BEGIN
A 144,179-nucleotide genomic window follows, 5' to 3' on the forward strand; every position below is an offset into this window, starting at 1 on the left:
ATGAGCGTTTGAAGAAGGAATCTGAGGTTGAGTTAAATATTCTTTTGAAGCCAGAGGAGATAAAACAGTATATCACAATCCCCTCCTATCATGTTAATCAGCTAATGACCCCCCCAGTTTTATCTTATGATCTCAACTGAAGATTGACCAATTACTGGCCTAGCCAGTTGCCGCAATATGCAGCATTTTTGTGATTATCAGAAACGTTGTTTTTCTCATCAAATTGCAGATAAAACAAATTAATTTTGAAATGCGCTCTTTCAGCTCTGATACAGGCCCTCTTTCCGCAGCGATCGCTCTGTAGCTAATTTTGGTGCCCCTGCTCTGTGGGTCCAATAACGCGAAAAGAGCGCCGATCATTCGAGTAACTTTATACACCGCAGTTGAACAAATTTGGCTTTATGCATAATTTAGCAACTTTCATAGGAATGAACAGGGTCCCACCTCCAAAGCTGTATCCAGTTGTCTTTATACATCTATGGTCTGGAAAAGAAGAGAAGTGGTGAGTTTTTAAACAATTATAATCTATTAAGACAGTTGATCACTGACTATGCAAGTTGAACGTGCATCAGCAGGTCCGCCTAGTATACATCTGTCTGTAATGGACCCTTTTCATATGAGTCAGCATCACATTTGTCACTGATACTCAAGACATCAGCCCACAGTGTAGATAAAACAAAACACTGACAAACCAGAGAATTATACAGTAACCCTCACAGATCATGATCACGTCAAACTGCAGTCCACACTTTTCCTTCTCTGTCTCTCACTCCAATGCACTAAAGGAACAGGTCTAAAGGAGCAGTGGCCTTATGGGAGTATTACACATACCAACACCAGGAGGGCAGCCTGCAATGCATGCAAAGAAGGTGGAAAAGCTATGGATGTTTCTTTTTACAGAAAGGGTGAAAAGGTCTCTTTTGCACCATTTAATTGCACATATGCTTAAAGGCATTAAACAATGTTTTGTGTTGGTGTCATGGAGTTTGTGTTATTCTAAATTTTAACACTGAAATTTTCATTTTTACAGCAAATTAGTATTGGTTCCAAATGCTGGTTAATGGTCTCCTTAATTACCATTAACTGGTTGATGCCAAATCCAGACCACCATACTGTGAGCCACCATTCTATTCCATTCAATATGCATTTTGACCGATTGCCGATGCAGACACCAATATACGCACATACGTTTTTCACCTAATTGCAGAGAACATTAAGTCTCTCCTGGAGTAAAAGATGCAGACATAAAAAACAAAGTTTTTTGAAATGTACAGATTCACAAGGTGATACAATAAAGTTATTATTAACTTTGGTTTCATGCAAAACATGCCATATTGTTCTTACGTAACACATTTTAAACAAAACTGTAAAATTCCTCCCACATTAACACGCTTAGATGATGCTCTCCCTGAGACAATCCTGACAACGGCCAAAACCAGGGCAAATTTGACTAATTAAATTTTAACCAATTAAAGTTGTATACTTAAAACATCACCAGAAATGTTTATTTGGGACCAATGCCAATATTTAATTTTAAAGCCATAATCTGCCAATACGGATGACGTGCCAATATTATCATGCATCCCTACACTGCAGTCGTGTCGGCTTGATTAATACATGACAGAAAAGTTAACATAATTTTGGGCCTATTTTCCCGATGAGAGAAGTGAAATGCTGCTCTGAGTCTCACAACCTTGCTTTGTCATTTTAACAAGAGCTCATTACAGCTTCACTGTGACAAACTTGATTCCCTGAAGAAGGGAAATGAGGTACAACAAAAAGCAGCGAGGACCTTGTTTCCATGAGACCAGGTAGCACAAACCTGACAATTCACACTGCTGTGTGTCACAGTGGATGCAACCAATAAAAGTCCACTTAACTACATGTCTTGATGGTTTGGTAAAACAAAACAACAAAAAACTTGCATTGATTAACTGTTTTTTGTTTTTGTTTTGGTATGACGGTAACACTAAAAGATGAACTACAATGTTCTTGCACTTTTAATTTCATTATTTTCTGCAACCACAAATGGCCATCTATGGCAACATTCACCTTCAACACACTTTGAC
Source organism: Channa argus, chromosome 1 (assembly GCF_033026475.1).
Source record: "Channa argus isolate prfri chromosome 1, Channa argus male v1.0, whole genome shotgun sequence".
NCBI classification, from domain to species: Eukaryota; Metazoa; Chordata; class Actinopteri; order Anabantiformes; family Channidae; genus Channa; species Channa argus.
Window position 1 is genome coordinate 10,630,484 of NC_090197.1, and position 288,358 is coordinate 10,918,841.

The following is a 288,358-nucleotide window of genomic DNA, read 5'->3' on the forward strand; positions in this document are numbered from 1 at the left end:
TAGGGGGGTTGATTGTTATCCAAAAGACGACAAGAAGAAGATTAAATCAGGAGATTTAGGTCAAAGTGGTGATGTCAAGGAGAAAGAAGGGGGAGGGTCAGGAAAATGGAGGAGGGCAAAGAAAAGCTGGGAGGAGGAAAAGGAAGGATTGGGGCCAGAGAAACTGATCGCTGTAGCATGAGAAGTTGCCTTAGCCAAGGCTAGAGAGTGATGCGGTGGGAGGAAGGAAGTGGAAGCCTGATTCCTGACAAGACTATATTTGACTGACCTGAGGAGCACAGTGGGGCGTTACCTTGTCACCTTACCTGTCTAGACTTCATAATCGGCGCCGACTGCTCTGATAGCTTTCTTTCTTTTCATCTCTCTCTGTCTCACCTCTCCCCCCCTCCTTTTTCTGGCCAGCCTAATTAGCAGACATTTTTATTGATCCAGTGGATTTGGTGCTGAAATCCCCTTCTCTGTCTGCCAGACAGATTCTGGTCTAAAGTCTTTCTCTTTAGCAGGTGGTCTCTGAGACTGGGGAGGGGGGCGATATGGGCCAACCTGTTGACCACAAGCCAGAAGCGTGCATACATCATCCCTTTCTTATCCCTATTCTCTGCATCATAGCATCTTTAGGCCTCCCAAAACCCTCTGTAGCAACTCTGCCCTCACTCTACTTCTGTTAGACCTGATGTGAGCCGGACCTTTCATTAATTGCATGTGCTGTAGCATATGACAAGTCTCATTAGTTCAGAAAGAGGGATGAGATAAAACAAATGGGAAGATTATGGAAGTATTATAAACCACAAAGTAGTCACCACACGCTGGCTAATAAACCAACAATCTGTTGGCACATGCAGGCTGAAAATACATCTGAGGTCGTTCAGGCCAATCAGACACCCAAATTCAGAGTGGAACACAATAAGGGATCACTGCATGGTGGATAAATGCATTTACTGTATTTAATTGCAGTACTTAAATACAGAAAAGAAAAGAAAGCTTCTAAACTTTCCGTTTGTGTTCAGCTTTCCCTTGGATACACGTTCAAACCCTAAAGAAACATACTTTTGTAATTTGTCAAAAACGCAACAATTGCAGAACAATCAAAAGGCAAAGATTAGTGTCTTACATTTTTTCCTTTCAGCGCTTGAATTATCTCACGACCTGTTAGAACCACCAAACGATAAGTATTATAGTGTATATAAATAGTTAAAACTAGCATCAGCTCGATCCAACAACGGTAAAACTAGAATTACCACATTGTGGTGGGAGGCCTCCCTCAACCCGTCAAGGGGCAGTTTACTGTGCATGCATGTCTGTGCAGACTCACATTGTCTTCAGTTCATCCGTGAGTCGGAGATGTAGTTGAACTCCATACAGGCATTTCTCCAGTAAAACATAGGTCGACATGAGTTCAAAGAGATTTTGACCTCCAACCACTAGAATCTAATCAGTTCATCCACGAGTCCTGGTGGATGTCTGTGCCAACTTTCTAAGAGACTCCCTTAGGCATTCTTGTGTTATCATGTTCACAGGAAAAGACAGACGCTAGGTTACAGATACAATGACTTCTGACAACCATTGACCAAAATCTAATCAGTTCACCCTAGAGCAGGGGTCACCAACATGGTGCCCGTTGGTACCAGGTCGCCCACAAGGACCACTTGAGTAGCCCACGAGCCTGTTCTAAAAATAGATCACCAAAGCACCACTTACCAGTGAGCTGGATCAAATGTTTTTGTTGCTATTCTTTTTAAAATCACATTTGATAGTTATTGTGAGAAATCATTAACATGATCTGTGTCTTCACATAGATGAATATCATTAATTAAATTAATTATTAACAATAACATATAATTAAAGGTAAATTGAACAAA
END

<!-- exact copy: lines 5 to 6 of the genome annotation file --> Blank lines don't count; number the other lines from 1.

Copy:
NCBI classification, from domain to species: Eukaryota; Metazoa; Chordata; class Actinopteri; order Anabantiformes; family Channidae; genus Channa; species Channa argus.
Window position 1 is genome coordinate 10,630,484 of NC_090197.1, and position 288,358 is coordinate 10,918,841.